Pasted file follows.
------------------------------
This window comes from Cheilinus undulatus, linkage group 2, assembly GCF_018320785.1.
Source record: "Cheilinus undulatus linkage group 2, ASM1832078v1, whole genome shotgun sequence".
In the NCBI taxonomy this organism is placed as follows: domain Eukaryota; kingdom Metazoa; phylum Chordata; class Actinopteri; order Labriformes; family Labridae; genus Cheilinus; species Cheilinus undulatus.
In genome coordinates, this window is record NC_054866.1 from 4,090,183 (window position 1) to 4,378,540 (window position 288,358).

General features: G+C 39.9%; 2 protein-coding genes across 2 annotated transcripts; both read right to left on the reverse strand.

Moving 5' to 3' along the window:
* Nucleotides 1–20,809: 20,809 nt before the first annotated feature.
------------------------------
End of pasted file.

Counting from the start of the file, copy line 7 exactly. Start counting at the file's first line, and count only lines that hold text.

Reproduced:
* Nucleotides 1–20,809: 20,809 nt before the first annotated feature.